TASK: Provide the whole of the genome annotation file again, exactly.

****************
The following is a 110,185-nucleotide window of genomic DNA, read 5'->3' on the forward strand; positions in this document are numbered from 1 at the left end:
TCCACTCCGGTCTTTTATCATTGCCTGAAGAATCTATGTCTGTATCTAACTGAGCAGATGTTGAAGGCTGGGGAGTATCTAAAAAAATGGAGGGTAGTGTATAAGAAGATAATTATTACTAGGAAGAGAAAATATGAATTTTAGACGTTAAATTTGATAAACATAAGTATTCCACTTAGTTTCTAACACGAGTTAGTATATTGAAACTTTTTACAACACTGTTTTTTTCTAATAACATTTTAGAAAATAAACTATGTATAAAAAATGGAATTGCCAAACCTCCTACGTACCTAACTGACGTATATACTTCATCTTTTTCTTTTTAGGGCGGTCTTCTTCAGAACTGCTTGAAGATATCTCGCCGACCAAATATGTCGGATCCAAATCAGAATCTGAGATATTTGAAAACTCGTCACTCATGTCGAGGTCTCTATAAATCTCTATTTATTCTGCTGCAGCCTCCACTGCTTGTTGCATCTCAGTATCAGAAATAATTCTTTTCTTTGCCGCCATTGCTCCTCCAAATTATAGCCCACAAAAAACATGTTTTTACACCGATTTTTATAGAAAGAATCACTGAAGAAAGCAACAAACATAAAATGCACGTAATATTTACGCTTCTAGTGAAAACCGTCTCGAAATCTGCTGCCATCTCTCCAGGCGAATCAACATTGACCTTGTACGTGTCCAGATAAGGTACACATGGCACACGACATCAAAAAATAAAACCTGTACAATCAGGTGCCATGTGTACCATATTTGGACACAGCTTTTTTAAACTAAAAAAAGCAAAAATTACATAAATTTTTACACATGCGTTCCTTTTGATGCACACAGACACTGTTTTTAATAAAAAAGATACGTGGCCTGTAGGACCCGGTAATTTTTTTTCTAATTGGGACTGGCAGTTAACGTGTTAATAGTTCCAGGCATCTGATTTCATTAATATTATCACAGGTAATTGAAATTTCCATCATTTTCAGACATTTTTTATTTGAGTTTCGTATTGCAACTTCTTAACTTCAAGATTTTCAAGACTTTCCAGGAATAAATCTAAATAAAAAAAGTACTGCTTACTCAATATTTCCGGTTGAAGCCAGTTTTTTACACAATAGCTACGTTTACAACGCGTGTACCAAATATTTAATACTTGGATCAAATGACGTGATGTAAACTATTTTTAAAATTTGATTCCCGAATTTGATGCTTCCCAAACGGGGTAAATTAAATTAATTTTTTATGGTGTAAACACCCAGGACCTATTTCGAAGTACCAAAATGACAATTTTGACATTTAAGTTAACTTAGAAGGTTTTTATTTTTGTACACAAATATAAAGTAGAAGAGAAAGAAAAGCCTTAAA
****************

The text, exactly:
The following is a 110,185-nucleotide window of genomic DNA, read 5'->3' on the forward strand; positions in this document are numbered from 1 at the left end:
TCCACTCCGGTCTTTTATCATTGCCTGAAGAATCTATGTCTGTATCTAACTGAGCAGATGTTGAAGGCTGGGGAGTATCTAAAAAAATGGAGGGTAGTGTATAAGAAGATAATTATTACTAGGAAGAGAAAATATGAATTTTAGACGTTAAATTTGATAAACATAAGTATTCCACTTAGTTTCTAACACGAGTTAGTATATTGAAACTTTTTACAACACTGTTTTTTTCTAATAACATTTTAGAAAATAAACTATGTATAAAAAATGGAATTGCCAAACCTCCTACGTACCTAACTGACGTATATACTTCATCTTTTTCTTTTTAGGGCGGTCTTCTTCAGAACTGCTTGAAGATATCTCGCCGACCAAATATGTCGGATCCAAATCAGAATCTGAGATATTTGAAAACTCGTCACTCATGTCGAGGTCTCTATAAATCTCTATTTATTCTGCTGCAGCCTCCACTGCTTGTTGCATCTCAGTATCAGAAATAATTCTTTTCTTTGCCGCCATTGCTCCTCCAAATTATAGCCCACAAAAAACATGTTTTTACACCGATTTTTATAGAAAGAATCACTGAAGAAAGCAACAAACATAAAATGCACGTAATATTTACGCTTCTAGTGAAAACCGTCTCGAAATCTGCTGCCATCTCTCCAGGCGAATCAACATTGACCTTGTACGTGTCCAGATAAGGTACACATGGCACACGACATCAAAAAATAAAACCTGTACAATCAGGTGCCATGTGTACCATATTTGGACACAGCTTTTTTAAACTAAAAAAAGCAAAAATTACATAAATTTTTACACATGCGTTCCTTTTGATGCACACAGACACTGTTTTTAATAAAAAAGATACGTGGCCTGTAGGACCCGGTAATTTTTTTTCTAATTGGGACTGGCAGTTAACGTGTTAATAGTTCCAGGCATCTGATTTCATTAATATTATCACAGGTAATTGAAATTTCCATCATTTTCAGACATTTTTTATTTGAGTTTCGTATTGCAACTTCTTAACTTCAAGATTTTCAAGACTTTCCAGGAATAAATCTAAATAAAAAAAGTACTGCTTACTCAATATTTCCGGTTGAAGCCAGTTTTTTACACAATAGCTACGTTTACAACGCGTGTACCAAATATTTAATACTTGGATCAAATGACGTGATGTAAACTATTTTTAAAATTTGATTCCCGAATTTGATGCTTCCCAAACGGGGTAAATTAAATTAATTTTTTATGGTGTAAACACCCAGGACCTATTTCGAAGTACCAAAATGACAATTTTGACATTTAAGTTAACTTAGAAGGTTTTTATTTTTGTACACAAATATAAAGTAGAAGAGAAAGAAAAGCCTTAAA